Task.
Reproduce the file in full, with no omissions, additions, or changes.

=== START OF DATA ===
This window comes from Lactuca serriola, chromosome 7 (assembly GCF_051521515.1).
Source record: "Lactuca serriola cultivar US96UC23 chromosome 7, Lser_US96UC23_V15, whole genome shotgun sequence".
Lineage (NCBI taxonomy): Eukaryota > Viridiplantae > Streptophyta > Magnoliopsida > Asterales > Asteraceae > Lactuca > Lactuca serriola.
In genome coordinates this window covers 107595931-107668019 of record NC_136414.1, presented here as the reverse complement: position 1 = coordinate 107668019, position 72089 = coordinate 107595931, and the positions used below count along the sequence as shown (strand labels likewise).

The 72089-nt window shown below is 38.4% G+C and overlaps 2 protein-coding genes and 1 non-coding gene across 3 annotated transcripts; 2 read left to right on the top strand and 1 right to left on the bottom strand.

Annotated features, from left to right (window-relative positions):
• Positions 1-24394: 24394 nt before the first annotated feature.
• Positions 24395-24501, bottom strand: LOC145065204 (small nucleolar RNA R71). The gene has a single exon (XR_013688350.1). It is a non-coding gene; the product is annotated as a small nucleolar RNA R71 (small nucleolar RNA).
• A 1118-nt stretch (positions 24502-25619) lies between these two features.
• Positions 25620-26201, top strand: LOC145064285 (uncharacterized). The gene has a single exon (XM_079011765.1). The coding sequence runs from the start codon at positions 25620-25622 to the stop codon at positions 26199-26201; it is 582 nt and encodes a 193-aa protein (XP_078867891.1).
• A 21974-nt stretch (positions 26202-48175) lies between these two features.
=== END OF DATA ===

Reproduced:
This window comes from Lactuca serriola, chromosome 7 (assembly GCF_051521515.1).
Source record: "Lactuca serriola cultivar US96UC23 chromosome 7, Lser_US96UC23_V15, whole genome shotgun sequence".
Lineage (NCBI taxonomy): Eukaryota > Viridiplantae > Streptophyta > Magnoliopsida > Asterales > Asteraceae > Lactuca > Lactuca serriola.
In genome coordinates this window covers 107595931-107668019 of record NC_136414.1, presented here as the reverse complement: position 1 = coordinate 107668019, position 72089 = coordinate 107595931, and the positions used below count along the sequence as shown (strand labels likewise).

The 72089-nt window shown below is 38.4% G+C and overlaps 2 protein-coding genes and 1 non-coding gene across 3 annotated transcripts; 2 read left to right on the top strand and 1 right to left on the bottom strand.

Annotated features, from left to right (window-relative positions):
• Positions 1-24394: 24394 nt before the first annotated feature.
• Positions 24395-24501, bottom strand: LOC145065204 (small nucleolar RNA R71). The gene has a single exon (XR_013688350.1). It is a non-coding gene; the product is annotated as a small nucleolar RNA R71 (small nucleolar RNA).
• A 1118-nt stretch (positions 24502-25619) lies between these two features.
• Positions 25620-26201, top strand: LOC145064285 (uncharacterized). The gene has a single exon (XM_079011765.1). The coding sequence runs from the start codon at positions 25620-25622 to the stop codon at positions 26199-26201; it is 582 nt and encodes a 193-aa protein (XP_078867891.1).
• A 21974-nt stretch (positions 26202-48175) lies between these two features.